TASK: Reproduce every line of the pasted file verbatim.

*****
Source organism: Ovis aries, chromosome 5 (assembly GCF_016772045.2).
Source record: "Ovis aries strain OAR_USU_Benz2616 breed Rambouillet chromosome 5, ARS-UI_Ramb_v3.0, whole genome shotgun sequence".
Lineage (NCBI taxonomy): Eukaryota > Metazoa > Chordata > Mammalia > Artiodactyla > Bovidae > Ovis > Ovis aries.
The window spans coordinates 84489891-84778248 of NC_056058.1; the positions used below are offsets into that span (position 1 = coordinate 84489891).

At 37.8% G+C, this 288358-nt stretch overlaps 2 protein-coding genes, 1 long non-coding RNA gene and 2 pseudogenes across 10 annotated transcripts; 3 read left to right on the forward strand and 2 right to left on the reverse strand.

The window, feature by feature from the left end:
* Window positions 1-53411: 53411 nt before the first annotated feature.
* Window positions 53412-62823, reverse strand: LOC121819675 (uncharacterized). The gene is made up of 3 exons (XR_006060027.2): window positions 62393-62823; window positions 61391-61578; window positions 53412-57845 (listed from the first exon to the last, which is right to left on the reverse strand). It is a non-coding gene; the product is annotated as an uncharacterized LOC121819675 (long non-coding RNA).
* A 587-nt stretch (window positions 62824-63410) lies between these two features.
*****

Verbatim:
Source organism: Ovis aries, chromosome 5 (assembly GCF_016772045.2).
Source record: "Ovis aries strain OAR_USU_Benz2616 breed Rambouillet chromosome 5, ARS-UI_Ramb_v3.0, whole genome shotgun sequence".
Lineage (NCBI taxonomy): Eukaryota > Metazoa > Chordata > Mammalia > Artiodactyla > Bovidae > Ovis > Ovis aries.
The window spans coordinates 84489891-84778248 of NC_056058.1; the positions used below are offsets into that span (position 1 = coordinate 84489891).

At 37.8% G+C, this 288358-nt stretch overlaps 2 protein-coding genes, 1 long non-coding RNA gene and 2 pseudogenes across 10 annotated transcripts; 3 read left to right on the forward strand and 2 right to left on the reverse strand.

The window, feature by feature from the left end:
* Window positions 1-53411: 53411 nt before the first annotated feature.
* Window positions 53412-62823, reverse strand: LOC121819675 (uncharacterized). The gene is made up of 3 exons (XR_006060027.2): window positions 62393-62823; window positions 61391-61578; window positions 53412-57845 (listed from the first exon to the last, which is right to left on the reverse strand). It is a non-coding gene; the product is annotated as an uncharacterized LOC121819675 (long non-coding RNA).
* A 587-nt stretch (window positions 62824-63410) lies between these two features.